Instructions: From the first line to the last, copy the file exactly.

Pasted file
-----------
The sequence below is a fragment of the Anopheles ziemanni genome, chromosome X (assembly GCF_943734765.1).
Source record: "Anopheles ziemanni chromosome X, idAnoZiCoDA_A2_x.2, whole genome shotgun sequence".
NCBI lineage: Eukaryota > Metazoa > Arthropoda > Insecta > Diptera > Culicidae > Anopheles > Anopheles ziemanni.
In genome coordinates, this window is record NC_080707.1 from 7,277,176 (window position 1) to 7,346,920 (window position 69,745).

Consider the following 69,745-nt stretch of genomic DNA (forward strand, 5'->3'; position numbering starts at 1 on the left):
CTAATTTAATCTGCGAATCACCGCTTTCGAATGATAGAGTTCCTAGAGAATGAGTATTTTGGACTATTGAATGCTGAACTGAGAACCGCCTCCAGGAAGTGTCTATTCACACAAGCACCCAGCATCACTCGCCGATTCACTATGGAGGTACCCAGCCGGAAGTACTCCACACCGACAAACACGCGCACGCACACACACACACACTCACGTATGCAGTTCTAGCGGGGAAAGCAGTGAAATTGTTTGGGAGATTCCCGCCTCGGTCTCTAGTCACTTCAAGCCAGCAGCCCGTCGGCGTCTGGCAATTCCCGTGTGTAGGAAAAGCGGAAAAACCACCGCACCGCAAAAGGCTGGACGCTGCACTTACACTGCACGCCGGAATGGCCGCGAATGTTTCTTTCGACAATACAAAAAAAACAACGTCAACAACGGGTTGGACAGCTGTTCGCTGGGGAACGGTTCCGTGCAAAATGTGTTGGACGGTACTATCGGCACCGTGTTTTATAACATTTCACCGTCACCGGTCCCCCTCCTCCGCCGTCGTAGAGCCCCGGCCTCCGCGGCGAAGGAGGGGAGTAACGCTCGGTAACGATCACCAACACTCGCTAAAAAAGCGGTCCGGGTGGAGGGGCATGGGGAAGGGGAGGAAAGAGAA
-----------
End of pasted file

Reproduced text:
The sequence below is a fragment of the Anopheles ziemanni genome, chromosome X (assembly GCF_943734765.1).
Source record: "Anopheles ziemanni chromosome X, idAnoZiCoDA_A2_x.2, whole genome shotgun sequence".
NCBI lineage: Eukaryota > Metazoa > Arthropoda > Insecta > Diptera > Culicidae > Anopheles > Anopheles ziemanni.
In genome coordinates, this window is record NC_080707.1 from 7,277,176 (window position 1) to 7,346,920 (window position 69,745).

Consider the following 69,745-nt stretch of genomic DNA (forward strand, 5'->3'; position numbering starts at 1 on the left):
CTAATTTAATCTGCGAATCACCGCTTTCGAATGATAGAGTTCCTAGAGAATGAGTATTTTGGACTATTGAATGCTGAACTGAGAACCGCCTCCAGGAAGTGTCTATTCACACAAGCACCCAGCATCACTCGCCGATTCACTATGGAGGTACCCAGCCGGAAGTACTCCACACCGACAAACACGCGCACGCACACACACACACACTCACGTATGCAGTTCTAGCGGGGAAAGCAGTGAAATTGTTTGGGAGATTCCCGCCTCGGTCTCTAGTCACTTCAAGCCAGCAGCCCGTCGGCGTCTGGCAATTCCCGTGTGTAGGAAAAGCGGAAAAACCACCGCACCGCAAAAGGCTGGACGCTGCACTTACACTGCACGCCGGAATGGCCGCGAATGTTTCTTTCGACAATACAAAAAAAACAACGTCAACAACGGGTTGGACAGCTGTTCGCTGGGGAACGGTTCCGTGCAAAATGTGTTGGACGGTACTATCGGCACCGTGTTTTATAACATTTCACCGTCACCGGTCCCCCTCCTCCGCCGTCGTAGAGCCCCGGCCTCCGCGGCGAAGGAGGGGAGTAACGCTCGGTAACGATCACCAACACTCGCTAAAAAAGCGGTCCGGGTGGAGGGGCATGGGGAAGGGGAGGAAAGAGAA